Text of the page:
Back to immediate developments, almost simultaneous with the distribution of the February 20th Movement’s official manual, specific information regarding the protest sites was finally provided on the movement’s primary Facebook page. Starting at 10am, they’re to be held in four cities: Tangier in United Nations Square, Rabat in Bab el Ahad Square, Marrakech at Bab el Doukala, and Casablanca in Mohamed 5th Square. This doesn’t mean that there won’t be demonstrations elsewhere: I’ve already seen a call for demonstrations, for example, in Tetouan. And there have been some significant indicators of support. Twenty Moroccan human rights groups have signed on to join the protests, including Amnesty International Morocco, The Democratic Association of Moroccan Women, and the Moroccan Forum for Truth and Justice (the complete list can be found here); the banned Islamic movement Justice and Charity is likewise supporting the demonstrations, in opposition to what they call the "Benalisation" of the regime. The Syndicat national de la presse marocaine (SNPM) has remained silent on the issue, prompting a group of twenty-nine journalists to issue a statement independently, declaring their unconditional support for the 20th of February Movement and their intent to participate. And, thanks to hip hop artists Chaht Man from Casablanca and Muslim from Tangier, the movement has a song, Fin 7a9na (Fayn Haqqna), with a refrain of bi-ruh bi-dim, tamarrud ou-tawra (by our blood and souls, revolt and revolution) and lyrics that give voice to many of the future protesters' complaints; it's unquestionably effective and is being widely circulated.
The question still remains as to how many people we can expect to take to the streets. The only means we have at our disposal to even attempt an estimation are the Facebook pages through which the demonstrations are being organized. There are three major groups, the largest of which is the Mouvement du 20 fevrier, with over 16,000 members. Second to that is the Harakat 20 fabrāyar al-sha‘b yurīd al-taghyīr, with over 15,000 members, after which is Harakat hurrīya wa dimuqrātīya alān with over 9,000 members. It’s safe to assume that there’s some overlap insofar as those registered on these pages is concerned. Based on the above figures, which have grown substantially over the past twenty-four hours, what we would see right now could be anywhere from 16,000-40,000 people. And there’s still time for the movement to grow. Perhaps realizing that in a country with the poverty levels of Morocco, many of those who share the movement’s concerns won’t have regular access to the Internet, organizers have begun to distribute tracts on the street to raise awareness about the demonstrations. A tract disseminated in Casablanca today and written in a kind of Middle Arabic, an intermediary form between Fusha and Darija, explains that the movement aims to stop “the thieves from plundering the country” and calls for all men and women, young and old to attend. There have been confirmed reports that some of those distributing tracts in Marrakech and other cities have been picked up by the police and interrogated, though they were later released. This is regardless of the fact that the government has officially sanctioned the demonstrations.
It’s important to note that on the eve of the demonstrations, despite growing support for the February 20th movement, public opinion remains conflicted. There are, of course, the usual allegations: accusations that the organizers are immoral atheists, or that the movement is attached to the Polisario (in Egypt the conspiracy theories focus on Zionist spies, here the equivalent is the Western Saharan group seeking independence). But apart from this propaganda, a strong voice remains critical of the movement. They have their own Facebook page, Je suis Marocain(e) & je suis Contre La Marche Du 20 Fevrier, with over 14,000 members, roughly equivalent to any of the major pages supporting the movement. The difference between the two sides is not in their objectives, but rather in the means by which they would like to achieve them. There’s no question that everyone (excluding, naturally, those directly tied to the government and/or those afraid of losing the advantages they enjoy with the status quo) would like to see changes essentially in line with the February 20th movement’s goals. And, in fact, the debate surrounding the disaccord is overwhelmingly civil, and even sophisticated.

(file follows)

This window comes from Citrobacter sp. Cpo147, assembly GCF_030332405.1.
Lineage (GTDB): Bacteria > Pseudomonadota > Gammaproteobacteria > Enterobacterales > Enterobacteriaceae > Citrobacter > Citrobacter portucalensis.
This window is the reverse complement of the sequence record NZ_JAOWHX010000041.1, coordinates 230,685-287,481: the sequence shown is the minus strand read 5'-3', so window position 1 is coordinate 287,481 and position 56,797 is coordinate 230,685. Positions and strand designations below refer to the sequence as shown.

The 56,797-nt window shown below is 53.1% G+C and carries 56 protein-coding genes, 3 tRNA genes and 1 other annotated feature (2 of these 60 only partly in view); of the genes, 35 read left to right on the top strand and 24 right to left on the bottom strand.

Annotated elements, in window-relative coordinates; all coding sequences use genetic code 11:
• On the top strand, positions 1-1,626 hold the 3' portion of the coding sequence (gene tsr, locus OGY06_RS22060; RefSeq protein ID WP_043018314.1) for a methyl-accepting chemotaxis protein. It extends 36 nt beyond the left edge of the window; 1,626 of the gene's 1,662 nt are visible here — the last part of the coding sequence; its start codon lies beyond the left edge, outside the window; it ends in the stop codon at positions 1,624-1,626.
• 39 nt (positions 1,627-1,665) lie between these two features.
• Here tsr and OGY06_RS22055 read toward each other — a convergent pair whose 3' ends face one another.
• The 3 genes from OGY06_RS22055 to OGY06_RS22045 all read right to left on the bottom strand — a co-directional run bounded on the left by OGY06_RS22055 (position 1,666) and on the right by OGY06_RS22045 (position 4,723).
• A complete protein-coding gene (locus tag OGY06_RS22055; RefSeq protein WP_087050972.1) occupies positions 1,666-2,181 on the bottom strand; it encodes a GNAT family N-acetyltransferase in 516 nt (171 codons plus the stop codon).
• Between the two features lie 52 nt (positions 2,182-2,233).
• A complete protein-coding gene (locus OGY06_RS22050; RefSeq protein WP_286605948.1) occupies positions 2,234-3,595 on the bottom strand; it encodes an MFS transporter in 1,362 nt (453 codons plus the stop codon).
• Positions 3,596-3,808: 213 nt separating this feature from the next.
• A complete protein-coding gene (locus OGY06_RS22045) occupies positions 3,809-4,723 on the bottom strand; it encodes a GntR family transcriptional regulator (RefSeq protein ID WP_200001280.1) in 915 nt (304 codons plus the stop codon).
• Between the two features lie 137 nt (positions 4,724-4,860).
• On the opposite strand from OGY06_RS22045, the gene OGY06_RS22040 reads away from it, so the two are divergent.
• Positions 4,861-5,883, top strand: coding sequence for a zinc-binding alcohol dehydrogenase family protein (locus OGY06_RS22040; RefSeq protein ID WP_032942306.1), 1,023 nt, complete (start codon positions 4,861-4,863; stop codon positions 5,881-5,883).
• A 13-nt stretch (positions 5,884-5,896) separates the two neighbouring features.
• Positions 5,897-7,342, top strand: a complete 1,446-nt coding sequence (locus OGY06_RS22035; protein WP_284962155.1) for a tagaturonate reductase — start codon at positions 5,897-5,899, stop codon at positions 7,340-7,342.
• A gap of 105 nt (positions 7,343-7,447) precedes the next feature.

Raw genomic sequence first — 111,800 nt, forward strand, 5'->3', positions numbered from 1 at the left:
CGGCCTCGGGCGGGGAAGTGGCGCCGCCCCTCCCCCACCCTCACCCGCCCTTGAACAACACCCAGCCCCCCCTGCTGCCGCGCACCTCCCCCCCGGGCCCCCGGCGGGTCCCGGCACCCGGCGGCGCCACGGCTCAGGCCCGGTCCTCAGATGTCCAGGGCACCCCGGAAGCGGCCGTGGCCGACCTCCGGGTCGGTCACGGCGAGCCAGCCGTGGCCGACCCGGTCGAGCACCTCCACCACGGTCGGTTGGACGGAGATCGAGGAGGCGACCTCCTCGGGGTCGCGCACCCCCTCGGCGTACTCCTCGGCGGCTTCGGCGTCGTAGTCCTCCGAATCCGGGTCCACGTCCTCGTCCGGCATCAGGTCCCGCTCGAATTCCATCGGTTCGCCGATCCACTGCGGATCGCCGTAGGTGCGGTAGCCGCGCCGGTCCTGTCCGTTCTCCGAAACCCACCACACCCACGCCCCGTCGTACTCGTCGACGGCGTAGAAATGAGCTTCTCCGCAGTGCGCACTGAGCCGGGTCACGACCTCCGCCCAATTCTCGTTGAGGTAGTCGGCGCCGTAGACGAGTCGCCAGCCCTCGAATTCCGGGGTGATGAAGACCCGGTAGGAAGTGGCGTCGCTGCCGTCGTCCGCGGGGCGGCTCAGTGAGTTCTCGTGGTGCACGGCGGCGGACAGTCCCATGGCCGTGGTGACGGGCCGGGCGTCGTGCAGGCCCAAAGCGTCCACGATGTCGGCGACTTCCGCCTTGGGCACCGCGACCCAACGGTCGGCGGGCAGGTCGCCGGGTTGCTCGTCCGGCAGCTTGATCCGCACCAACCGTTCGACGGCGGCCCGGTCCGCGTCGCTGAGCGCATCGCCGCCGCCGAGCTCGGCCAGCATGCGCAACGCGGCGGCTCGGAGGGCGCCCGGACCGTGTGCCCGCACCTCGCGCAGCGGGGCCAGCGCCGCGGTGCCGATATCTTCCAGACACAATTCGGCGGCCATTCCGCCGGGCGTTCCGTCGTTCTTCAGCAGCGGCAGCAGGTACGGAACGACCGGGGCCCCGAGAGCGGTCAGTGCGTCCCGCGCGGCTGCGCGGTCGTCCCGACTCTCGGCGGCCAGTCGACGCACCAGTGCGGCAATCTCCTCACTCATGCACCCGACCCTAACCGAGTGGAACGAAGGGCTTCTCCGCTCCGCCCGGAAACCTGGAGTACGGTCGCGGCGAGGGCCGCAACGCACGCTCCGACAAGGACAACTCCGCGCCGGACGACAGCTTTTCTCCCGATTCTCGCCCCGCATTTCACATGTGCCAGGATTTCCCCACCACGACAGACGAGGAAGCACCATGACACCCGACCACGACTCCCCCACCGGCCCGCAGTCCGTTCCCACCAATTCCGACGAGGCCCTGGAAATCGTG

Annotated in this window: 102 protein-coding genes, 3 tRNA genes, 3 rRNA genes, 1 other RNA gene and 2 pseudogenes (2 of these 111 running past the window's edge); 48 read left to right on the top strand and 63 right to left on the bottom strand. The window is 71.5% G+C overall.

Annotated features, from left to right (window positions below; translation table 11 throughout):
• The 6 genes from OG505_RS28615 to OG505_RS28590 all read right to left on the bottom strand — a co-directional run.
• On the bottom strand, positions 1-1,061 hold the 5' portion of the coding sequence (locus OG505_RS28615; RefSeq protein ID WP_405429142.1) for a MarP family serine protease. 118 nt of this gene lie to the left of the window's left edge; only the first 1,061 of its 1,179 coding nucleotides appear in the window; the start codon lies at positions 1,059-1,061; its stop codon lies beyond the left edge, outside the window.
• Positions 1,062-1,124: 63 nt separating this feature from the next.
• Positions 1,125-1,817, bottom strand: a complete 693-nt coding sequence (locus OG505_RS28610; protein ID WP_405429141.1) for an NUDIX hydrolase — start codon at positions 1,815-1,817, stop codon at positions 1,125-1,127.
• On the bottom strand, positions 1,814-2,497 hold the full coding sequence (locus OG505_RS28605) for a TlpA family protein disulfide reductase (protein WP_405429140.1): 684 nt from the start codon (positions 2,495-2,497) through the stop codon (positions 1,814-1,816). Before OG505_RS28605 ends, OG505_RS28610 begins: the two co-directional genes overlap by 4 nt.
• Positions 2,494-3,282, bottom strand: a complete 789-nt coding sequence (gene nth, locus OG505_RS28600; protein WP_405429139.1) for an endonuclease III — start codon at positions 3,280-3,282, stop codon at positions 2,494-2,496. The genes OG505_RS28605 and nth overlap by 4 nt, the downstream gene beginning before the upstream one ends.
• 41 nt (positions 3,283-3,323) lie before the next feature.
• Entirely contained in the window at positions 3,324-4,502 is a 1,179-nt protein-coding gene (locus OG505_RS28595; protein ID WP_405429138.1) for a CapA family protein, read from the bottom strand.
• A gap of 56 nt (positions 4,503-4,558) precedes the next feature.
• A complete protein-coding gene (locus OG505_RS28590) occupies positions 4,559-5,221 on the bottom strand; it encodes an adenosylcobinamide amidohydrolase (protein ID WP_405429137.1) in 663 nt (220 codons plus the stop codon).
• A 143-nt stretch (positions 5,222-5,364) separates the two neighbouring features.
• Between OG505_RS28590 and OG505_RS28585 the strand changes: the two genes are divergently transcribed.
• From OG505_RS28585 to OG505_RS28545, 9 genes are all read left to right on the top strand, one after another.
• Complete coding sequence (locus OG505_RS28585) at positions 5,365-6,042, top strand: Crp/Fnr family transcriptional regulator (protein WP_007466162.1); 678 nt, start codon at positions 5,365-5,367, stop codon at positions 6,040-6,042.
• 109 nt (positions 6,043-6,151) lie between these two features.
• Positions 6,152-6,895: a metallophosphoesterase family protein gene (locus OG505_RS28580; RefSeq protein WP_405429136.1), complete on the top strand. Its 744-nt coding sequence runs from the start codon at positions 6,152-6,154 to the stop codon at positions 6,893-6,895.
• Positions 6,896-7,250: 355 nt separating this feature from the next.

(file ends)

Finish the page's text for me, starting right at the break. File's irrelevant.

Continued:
The crux of the split, however, is exemplified by what just occurred in Tangier, mentioned at the beginning of this discussion. What began as a peaceful protest against Amendis, distributer of water and electricity in this Northern port city, the kind of protest held any number of times before, turned to violence as demonstrators set fire to a bank, severely damaged one of the Amendis buildings, and broke the windows of a number of nearby vehicles, most of which were private cars. It reportedly took the riot police until midnight to disperse the crowd.
Strictly speaking, these demonstrations were unrelated to the February 20th movement; the slogan chanted on the street was reportedly al-sha‘b yurīd isqāt amāndīs bi-tanja (the people want the ouster of Amendis in Tangier). But, given the temporal proximity to the twentieth, many are interpreting this as a presager of what’s to come. As soon as the news broke, people began tweeting statements like: “this is what I’m afraid of....protest turning into destruction (hādhā mā akhāf minu...ihtijāj yatahawwal ilā takhrīb).” Organizers and supporters, at first relieved that the protests in Tangier were free of slogans related to Sunday’s demonstrations, have also been exhibiting concern, emphatically stressing that the protests be peaceful. Generally, those against the demonstrations see violence as the inevitable result and think reform can be more effectively achieved through other means.
But many are clearly beginning to feel that “other means” have already failed for too long. A story related by Laila Lalami in the same article mentioned earlier describes an event in September 2010 in which a construction worker in Salé, Fodail Aberkane, was suspected of being under the influence of hashish and arrested. A judge ordered his release, but when he went to the police station to retrieve his moped he was detained once again due to a dispute about paperwork. Two days later, the police turned his body over to Ibn Sina hospital in Rabat. That incidents like these still occur has lent a sense of urgency to calls for reform. But, to see how many feel this sense of urgency strongly enough to take to the streets, and the way in which the government will respond, we will have to wait until Sunday.
 C. R. Pennell, Morocco Since 1830: A History (New York: New York University Press, 2000), p. 299.